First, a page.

"Some media of the U.S. said that the DPRK tried to use Bae's case as a political bargaining chip. This is ridiculous and wrong guess," the KCNA news agency reported, citing a Foreign Ministry spokesman.
DPRK stands for the Democratic People's Republic of Korea, the North's official name.
Bae, 44, was born in South Korea but is a naturalized U.S. citizen. His sentencing comes after two months of sabre-rattling that saw North Korea threaten the United States and South Korea with nuclear war.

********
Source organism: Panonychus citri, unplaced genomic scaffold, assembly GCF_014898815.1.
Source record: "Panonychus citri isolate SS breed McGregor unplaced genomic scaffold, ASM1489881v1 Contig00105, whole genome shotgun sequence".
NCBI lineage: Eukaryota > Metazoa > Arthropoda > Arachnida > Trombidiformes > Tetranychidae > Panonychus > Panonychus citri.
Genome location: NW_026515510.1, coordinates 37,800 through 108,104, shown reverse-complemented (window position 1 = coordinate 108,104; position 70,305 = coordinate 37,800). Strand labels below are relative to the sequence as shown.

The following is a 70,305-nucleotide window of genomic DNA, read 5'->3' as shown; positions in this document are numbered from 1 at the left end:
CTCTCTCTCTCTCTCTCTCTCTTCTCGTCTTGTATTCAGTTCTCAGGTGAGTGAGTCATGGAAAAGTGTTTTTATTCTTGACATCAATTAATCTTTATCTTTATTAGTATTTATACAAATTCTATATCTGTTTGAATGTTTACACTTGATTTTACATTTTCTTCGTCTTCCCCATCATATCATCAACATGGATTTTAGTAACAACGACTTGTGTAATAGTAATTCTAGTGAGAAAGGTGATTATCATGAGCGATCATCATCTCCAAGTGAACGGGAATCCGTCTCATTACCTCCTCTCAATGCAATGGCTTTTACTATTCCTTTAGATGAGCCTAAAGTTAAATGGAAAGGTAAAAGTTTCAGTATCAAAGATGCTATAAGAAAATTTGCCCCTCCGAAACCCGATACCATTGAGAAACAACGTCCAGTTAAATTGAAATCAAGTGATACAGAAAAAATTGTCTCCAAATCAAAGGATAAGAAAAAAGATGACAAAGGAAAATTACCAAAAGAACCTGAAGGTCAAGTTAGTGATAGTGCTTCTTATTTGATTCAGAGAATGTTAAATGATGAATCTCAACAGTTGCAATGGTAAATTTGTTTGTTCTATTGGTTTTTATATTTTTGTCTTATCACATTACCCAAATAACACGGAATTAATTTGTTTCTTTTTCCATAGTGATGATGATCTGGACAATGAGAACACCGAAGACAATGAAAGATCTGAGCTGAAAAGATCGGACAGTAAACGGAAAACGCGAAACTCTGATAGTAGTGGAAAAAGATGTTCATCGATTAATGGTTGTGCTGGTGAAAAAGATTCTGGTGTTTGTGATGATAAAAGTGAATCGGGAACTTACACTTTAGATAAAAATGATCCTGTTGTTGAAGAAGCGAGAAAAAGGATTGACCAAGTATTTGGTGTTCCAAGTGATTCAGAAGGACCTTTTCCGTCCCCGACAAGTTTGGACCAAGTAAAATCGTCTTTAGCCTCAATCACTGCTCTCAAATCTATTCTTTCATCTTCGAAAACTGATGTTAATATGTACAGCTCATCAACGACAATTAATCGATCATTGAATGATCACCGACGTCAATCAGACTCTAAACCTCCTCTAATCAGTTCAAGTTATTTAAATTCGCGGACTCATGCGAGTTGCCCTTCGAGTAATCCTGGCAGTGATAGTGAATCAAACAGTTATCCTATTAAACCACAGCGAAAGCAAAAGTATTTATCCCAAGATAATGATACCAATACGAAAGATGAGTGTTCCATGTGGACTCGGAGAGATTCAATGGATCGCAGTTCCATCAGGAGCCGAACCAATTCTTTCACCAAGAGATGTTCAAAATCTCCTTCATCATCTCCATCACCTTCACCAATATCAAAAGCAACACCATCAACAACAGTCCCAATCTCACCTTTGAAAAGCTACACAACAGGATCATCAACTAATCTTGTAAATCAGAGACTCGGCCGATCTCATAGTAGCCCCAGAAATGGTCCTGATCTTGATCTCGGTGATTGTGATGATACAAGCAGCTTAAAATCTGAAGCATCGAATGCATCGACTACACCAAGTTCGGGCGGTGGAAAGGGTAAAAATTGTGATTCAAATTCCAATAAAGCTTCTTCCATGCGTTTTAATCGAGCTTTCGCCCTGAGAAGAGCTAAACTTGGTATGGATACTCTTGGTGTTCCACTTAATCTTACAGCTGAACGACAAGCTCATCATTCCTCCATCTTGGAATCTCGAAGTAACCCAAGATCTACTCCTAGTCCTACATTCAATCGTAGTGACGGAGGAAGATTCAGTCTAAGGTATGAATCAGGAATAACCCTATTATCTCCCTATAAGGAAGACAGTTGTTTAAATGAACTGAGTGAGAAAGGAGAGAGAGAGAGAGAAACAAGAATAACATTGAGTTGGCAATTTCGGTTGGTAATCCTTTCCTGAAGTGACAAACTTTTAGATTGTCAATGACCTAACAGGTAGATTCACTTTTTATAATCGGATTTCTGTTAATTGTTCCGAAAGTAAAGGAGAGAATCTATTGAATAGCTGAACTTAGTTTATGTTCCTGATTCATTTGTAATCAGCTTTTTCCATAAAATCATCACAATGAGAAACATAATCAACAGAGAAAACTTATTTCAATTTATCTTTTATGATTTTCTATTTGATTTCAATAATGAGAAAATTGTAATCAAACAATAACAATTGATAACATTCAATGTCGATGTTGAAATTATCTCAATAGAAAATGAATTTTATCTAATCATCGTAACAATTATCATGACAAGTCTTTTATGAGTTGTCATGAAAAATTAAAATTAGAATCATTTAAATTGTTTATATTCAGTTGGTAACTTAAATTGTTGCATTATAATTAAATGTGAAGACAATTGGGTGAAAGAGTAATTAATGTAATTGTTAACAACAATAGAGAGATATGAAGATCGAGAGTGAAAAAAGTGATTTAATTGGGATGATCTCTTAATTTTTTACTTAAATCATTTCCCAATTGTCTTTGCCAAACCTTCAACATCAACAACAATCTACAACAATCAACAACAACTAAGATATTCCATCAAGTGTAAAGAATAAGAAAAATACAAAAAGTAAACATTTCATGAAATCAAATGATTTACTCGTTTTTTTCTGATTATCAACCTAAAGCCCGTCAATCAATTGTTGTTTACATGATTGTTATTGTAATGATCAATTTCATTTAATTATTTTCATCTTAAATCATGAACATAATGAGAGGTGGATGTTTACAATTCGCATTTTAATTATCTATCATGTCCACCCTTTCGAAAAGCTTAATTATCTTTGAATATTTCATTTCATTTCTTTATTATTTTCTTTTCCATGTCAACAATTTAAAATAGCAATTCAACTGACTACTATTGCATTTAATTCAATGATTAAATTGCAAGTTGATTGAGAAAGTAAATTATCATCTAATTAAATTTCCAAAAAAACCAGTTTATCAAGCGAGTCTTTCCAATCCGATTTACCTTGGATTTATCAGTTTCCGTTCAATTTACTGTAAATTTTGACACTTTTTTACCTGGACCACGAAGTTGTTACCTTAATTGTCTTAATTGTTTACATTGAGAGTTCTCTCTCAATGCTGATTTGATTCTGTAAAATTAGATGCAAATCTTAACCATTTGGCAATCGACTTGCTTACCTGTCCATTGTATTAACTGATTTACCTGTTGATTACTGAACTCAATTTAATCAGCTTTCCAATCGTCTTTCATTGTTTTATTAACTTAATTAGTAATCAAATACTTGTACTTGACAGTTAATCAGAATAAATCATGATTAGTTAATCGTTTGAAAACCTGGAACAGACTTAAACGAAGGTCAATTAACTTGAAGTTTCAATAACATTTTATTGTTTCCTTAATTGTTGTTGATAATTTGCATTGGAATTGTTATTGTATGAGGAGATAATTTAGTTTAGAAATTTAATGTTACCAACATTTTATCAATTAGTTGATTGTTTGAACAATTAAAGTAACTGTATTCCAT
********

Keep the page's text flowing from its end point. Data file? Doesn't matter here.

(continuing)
Human rights activists in South Korea say Bae may have been arrested for taking pictures of starving children.
A U.S. official said last week Washington was not looking for an envoy to try to secure Bae's release.
The North's ministry spokesman said the Bae case showed the United States had not changed its "hostile" policy.
"As long as the U.S. hostile policy goes on, Americans' illegal acts should be countered with strict legal sanctions. This is a conclusion drawn by the DPRK," the KCNA news agency reported.